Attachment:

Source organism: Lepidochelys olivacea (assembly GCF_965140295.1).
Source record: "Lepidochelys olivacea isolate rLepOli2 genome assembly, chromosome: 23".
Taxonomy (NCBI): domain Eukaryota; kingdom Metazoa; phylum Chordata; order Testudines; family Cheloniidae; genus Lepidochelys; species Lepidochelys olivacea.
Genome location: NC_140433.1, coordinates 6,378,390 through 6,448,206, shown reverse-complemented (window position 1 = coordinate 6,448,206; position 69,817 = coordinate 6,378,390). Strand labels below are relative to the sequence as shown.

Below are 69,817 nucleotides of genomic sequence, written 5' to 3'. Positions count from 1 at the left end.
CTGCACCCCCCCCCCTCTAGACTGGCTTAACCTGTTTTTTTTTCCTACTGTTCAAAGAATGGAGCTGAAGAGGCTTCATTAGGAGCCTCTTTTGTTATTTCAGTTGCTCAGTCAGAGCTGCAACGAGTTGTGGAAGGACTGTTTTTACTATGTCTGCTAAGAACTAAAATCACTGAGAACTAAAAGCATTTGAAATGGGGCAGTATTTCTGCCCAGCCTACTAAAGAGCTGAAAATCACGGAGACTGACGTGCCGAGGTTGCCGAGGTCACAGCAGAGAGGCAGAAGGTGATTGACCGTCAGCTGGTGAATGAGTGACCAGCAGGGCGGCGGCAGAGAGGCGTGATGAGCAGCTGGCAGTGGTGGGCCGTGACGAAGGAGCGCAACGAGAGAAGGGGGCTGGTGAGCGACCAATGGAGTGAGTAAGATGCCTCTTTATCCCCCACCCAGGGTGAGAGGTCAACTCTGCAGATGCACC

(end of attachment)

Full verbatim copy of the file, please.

Source organism: Lepidochelys olivacea (assembly GCF_965140295.1).
Source record: "Lepidochelys olivacea isolate rLepOli2 genome assembly, chromosome: 23".
Taxonomy (NCBI): domain Eukaryota; kingdom Metazoa; phylum Chordata; order Testudines; family Cheloniidae; genus Lepidochelys; species Lepidochelys olivacea.
Genome location: NC_140433.1, coordinates 6,378,390 through 6,448,206, shown reverse-complemented (window position 1 = coordinate 6,448,206; position 69,817 = coordinate 6,378,390). Strand labels below are relative to the sequence as shown.

Below are 69,817 nucleotides of genomic sequence, written 5' to 3'. Positions count from 1 at the left end.
CTGCACCCCCCCCCCTCTAGACTGGCTTAACCTGTTTTTTTTTCCTACTGTTCAAAGAATGGAGCTGAAGAGGCTTCATTAGGAGCCTCTTTTGTTATTTCAGTTGCTCAGTCAGAGCTGCAACGAGTTGTGGAAGGACTGTTTTTACTATGTCTGCTAAGAACTAAAATCACTGAGAACTAAAAGCATTTGAAATGGGGCAGTATTTCTGCCCAGCCTACTAAAGAGCTGAAAATCACGGAGACTGACGTGCCGAGGTTGCCGAGGTCACAGCAGAGAGGCAGAAGGTGATTGACCGTCAGCTGGTGAATGAGTGACCAGCAGGGCGGCGGCAGAGAGGCGTGATGAGCAGCTGGCAGTGGTGGGCCGTGACGAAGGAGCGCAACGAGAGAAGGGGGCTGGTGAGCGACCAATGGAGTGAGTAAGATGCCTCTTTATCCCCCACCCAGGGTGAGAGGTCAACTCTGCAGATGCACC